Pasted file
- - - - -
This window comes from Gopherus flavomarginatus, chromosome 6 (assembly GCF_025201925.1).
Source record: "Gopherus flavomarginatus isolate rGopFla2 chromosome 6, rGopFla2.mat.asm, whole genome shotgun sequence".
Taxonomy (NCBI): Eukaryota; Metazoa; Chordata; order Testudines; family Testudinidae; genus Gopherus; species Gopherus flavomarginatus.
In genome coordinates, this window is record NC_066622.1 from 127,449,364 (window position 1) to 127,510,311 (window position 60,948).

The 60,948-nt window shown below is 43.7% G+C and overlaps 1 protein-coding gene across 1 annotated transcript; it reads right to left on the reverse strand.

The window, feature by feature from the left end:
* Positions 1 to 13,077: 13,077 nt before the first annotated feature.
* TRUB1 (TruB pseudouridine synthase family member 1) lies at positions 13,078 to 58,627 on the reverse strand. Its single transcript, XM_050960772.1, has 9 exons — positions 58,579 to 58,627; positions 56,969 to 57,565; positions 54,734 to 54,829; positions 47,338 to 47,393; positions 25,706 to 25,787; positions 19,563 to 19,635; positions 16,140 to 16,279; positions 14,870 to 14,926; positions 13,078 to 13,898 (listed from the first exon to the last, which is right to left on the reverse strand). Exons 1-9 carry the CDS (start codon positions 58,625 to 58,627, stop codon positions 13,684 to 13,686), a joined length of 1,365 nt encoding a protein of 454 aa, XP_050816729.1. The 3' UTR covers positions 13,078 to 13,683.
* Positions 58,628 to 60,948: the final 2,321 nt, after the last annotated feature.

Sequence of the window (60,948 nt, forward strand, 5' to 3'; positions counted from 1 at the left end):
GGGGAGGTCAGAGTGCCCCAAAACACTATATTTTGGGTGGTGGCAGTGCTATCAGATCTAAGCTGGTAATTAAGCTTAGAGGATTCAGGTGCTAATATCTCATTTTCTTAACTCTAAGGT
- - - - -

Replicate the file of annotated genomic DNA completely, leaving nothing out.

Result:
This window comes from Gopherus flavomarginatus, chromosome 6 (assembly GCF_025201925.1).
Source record: "Gopherus flavomarginatus isolate rGopFla2 chromosome 6, rGopFla2.mat.asm, whole genome shotgun sequence".
Taxonomy (NCBI): Eukaryota; Metazoa; Chordata; order Testudines; family Testudinidae; genus Gopherus; species Gopherus flavomarginatus.
In genome coordinates, this window is record NC_066622.1 from 127,449,364 (window position 1) to 127,510,311 (window position 60,948).

The 60,948-nt window shown below is 43.7% G+C and overlaps 1 protein-coding gene across 1 annotated transcript; it reads right to left on the reverse strand.

The window, feature by feature from the left end:
* Positions 1 to 13,077: 13,077 nt before the first annotated feature.
* TRUB1 (TruB pseudouridine synthase family member 1) lies at positions 13,078 to 58,627 on the reverse strand. Its single transcript, XM_050960772.1, has 9 exons — positions 58,579 to 58,627; positions 56,969 to 57,565; positions 54,734 to 54,829; positions 47,338 to 47,393; positions 25,706 to 25,787; positions 19,563 to 19,635; positions 16,140 to 16,279; positions 14,870 to 14,926; positions 13,078 to 13,898 (listed from the first exon to the last, which is right to left on the reverse strand). Exons 1-9 carry the CDS (start codon positions 58,625 to 58,627, stop codon positions 13,684 to 13,686), a joined length of 1,365 nt encoding a protein of 454 aa, XP_050816729.1. The 3' UTR covers positions 13,078 to 13,683.
* Positions 58,628 to 60,948: the final 2,321 nt, after the last annotated feature.

Sequence of the window (60,948 nt, forward strand, 5' to 3'; positions counted from 1 at the left end):
GGGGAGGTCAGAGTGCCCCAAAACACTATATTTTGGGTGGTGGCAGTGCTATCAGATCTAAGCTGGTAATTAAGCTTAGAGGATTCAGGTGCTAATATCTCATTTTCTTAACTCTAAGGT